Voter-approved funds to allow the Lake County Forest Preserve District to buy land are dwindling but neither Republican candidate for the Lake County Board District 6 sees an immediate need for a referendum to raise more.
Instead, Grayslake resident Jeff Werfel and Timothy Powell of Hainesville advocate other methods of acquiring or improving land.
County board members double as forest preserve district commissioners. The winner will face Democrat John Wylie in the November general election. Incumbent Pat Carey, a Democrat, is not seeking re-election.
About $155 million of the $180 million in voter-approved funds have been spent, with $8 million left for land acquisition and $17 million for development, according to the district.
Should the district ask voters to replenish the kitty? Responses are from interviews with the Daily Herald.
"I don't think we necessarily need to go to referendum. It would be addressed or studied. Call it a strategic re-evaluation," said Werfel, who has served as a Grayslake trustee since 2003.
Werfel also had served on the board of the preservation group Conserve Lake County for 10 years until 2013. As part of that group, Werfel said, he worked closely with the forest district on several items, including referendums.
He said there aren't many large land parcels available and the challenge is to determine the best use of existing properties. Should the focus be toward restoration or improving access? How should the potential of district property be maximized, he asked.
"That's what we have to look at now," according to Werfel. That could involve buying parcels that connect others, but whether that would require voter approval is to be determined, he said.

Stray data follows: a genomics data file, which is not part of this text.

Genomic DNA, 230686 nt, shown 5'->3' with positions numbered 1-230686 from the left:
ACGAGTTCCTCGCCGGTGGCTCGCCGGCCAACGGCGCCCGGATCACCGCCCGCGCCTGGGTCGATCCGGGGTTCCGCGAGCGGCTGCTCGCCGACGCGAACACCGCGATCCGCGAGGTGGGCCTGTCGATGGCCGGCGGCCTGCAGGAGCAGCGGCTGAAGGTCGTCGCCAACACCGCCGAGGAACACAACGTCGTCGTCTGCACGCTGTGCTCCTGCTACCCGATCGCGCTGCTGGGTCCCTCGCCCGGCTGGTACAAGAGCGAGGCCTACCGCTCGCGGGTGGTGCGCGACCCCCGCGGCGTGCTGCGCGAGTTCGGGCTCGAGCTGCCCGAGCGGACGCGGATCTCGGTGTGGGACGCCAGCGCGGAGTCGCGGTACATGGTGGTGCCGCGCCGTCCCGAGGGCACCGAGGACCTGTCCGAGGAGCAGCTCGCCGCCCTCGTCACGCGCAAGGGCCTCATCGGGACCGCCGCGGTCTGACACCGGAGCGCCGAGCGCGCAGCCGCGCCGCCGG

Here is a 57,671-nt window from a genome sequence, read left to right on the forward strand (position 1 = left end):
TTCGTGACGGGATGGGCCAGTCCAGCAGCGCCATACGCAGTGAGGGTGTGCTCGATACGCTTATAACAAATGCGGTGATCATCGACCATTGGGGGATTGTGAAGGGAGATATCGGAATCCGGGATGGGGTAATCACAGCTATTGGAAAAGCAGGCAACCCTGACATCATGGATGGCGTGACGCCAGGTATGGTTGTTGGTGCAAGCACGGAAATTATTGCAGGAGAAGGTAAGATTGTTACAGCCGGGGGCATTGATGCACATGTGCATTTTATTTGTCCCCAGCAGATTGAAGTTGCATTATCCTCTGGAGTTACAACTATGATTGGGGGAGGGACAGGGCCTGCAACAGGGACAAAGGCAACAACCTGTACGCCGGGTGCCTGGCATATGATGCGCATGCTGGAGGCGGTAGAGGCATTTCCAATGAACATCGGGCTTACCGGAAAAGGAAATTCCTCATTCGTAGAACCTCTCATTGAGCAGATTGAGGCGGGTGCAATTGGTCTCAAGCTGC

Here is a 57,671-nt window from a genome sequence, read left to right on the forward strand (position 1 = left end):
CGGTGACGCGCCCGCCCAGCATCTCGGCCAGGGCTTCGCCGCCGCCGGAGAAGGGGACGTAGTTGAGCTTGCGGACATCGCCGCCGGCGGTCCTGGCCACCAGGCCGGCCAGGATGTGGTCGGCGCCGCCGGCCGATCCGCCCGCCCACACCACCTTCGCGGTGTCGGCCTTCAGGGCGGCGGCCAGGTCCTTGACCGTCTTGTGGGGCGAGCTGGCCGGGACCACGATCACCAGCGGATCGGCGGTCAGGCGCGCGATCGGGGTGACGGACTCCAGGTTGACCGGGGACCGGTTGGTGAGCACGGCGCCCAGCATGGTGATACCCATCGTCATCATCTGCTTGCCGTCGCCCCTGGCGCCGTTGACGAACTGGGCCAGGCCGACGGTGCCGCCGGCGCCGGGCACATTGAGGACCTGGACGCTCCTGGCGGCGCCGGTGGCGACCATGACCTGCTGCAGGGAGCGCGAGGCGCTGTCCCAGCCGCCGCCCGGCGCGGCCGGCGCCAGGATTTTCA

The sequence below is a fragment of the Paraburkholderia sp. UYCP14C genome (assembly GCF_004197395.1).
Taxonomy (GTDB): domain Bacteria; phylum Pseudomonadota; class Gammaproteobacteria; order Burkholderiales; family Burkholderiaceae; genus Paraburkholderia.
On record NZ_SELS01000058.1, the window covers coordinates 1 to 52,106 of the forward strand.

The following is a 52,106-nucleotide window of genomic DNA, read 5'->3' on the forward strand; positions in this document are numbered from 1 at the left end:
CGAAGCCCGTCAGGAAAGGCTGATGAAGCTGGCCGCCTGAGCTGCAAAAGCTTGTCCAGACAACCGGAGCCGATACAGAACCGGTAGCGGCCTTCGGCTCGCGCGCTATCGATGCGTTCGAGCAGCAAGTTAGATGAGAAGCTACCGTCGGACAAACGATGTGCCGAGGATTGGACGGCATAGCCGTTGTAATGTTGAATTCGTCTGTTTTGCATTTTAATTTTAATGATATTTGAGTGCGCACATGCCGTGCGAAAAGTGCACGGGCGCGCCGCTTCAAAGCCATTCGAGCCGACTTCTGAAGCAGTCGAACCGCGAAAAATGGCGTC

"An analysis would need to be done first and then the decision would need to be made of whether a referendum is needed," he said.
Powell, a former Avon Township trustee who serves on the Grayslake Area Public Library District and Grayslake Park District boards, opposes a referendum for land acquisition.
"This is not a very good climate to be pushing for any kind of expenditures. We have to watch what we're doing right now," he said.
Powell said the district should find and contact individuals or corporations that want to donate land for tax purposes.
"I want to get donations of land. There's lot of people out there who would like to bequeath," property, he said. That would save taxpayers money, he added.
Landowners also may be willing to reduce the price for the forest district, he said.
He said the pace of land acquisition has been necessary and if the district can get land at "the right price" it should do so.
In the overall campaign, Powell said transparency in government and holding the line on spending were priorities.
Werfel said his top issue involves economic development, retaining jobs and creating new ones.
District 6 encompasses Grayslake and Hainesville and portions of Round Lake Park and Round Lake Beach.